We have a real, coming broadband access crisis in the United States. Data from the government and independent analysis show that we are falling behind the world. This crisis comes from the fact that fiber-to-the-home deployment, the alternative to your gigabit cable monopoly (if you even have that choice), is languishing and slowing down across the board.
In contrast to the United States, countries around the world are aggressively modernizing their telecommunications infrastructure. They are actively pushing fiber across the board, with advanced Asian markets like South Korea and Japan already finished, and countries in the EU heading towards universal access (including their rural markets). China is predicted to have more than five times (around 80 percent of households totaling at 193.5 million homes) the U.S. number of fiber gigabit connections by 2023.
The big difference between the United States and the rest of the advanced economies around the world is that the U.S. is the only country that believes having no plan will solve this issue. We are the only country to completely abandon federal oversight of an uncompetitive, highly concentrated market that sells critical services to all people, yet we expect widely available, affordable, ultra-fast services. But if you live in a low-income neighborhood or in a rural market today, you know very well this is not working and the status quo is going to cement in your local broadband options to either one choice or no choice.
This Means 5G Wireless Is Not Going to Reach Most People
Congress and the FCC have been obsessing about 5G hype, but early estimates are that only about three to nine percent of the market will have 5G access by 2022. It’s important to remember that, no matter what ISPs try to say about 5G, there is no real equivalency between fiber to the home and wireless 5G broadband. The two are not direct competitors given the superiority of fiber as a transmission medium.
The less-spoken truth about 5G networks is that they need dense fiber networks to make them work. One estimate on the amount of fiber investment that needs to occur is as much as $150 billion—including fiber to the home deployments—in the near future, and we are far below that level of commitment to fiber. In other words, resolving the future of high-speed broadband competition with fiber to all Americans (which would help at least 68 million households stuck in monopoly cable markers) also carries the benefit of ensuring that 5G networks can reach all corners of the country as well.
Where Things Stand Now Without A Fiber Plan
Very small ISPs and local governments with limited budgets are at the frontline of deploying fiber to the home to fix these problems, but policymakers from the federal, state, and local level need to step up and lead. At least 19 states still have laws that prohibit local governments from deploying community broadband projects. Worst yet, both AT&T and Verizon are actively asking the FCC to make it even harder for small private ISPs to deploy fiber, so that the big incumbents can raise prices and suppress competition, a proposal EFF has urged the FCC to reject.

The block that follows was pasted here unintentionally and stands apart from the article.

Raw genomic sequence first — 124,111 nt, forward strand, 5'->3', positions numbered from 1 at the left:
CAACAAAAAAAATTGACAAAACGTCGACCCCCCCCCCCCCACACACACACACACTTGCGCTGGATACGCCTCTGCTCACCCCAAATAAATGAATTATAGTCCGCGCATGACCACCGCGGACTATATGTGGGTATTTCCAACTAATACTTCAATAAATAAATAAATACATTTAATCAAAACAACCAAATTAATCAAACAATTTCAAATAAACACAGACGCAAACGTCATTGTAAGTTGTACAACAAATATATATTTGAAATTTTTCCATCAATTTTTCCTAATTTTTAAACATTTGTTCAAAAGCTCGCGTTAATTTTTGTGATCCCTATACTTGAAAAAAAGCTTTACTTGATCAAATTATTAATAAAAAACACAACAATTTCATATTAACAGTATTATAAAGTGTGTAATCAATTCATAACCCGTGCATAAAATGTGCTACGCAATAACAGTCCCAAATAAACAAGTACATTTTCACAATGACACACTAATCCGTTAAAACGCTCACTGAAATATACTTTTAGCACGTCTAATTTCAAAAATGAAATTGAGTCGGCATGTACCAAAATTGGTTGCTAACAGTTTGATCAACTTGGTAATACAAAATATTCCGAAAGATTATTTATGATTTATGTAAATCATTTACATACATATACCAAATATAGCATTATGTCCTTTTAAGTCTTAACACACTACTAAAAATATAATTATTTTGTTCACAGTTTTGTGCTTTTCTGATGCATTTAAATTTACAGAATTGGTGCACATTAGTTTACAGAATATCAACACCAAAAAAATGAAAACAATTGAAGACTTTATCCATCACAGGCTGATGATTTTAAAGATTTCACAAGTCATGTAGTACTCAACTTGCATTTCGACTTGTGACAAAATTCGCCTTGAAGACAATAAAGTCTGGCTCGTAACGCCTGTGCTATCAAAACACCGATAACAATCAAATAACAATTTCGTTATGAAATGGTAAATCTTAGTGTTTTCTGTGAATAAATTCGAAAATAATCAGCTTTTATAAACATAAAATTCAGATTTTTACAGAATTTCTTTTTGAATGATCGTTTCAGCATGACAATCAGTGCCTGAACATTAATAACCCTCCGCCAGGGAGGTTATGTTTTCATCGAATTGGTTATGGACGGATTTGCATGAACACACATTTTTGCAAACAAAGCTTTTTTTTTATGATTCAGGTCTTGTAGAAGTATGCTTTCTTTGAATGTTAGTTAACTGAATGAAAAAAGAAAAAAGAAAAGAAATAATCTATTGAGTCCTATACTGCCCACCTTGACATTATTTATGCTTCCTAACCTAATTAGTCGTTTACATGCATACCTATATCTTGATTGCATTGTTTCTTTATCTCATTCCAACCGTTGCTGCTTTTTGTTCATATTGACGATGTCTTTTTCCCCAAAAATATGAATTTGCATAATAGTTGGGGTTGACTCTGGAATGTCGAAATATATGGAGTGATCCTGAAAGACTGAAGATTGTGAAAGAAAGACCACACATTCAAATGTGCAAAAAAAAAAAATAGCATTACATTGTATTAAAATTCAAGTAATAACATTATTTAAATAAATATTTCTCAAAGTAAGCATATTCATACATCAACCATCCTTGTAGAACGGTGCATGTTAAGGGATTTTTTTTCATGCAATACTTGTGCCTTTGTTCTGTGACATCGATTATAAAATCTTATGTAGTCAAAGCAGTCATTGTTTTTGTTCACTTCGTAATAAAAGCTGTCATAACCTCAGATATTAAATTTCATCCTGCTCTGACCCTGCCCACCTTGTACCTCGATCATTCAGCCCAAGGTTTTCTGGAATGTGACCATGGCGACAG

This is why we need to push our elected officials and regulators for a fiber-for-all-people plan to ensure everyone can obtain the next generation of broadband access. Otherwise, the next generation of applications and services won’t be usable in most of the United States. They will be built instead for markets with better, faster, cheaper, and more accessible broadband. This dire outcome was the central thesis to a recently published book by Professor Susan Crawford (appropriately named Fiber) and EFF agrees with its findings. If American policymakers do not remedy the failings in the US market and actively pursue ways to drive fiber deployment with the goal of universal coverage, then a staggering number of Americans will miss out on the latest innovations that will occur on the Internet because it will be inaccessible or too expensive.
As a result, we will see a worsening of the digital divide as advances in virtual reality, cloud computing, gaming, education, and things we have not invented yet are going to carry a monopoly price tag for a majority of us—or just not be accessible here. This does not have to be so, but it requires federal, state, and local governments to get to work on policies that promote fiber infrastructure to all people.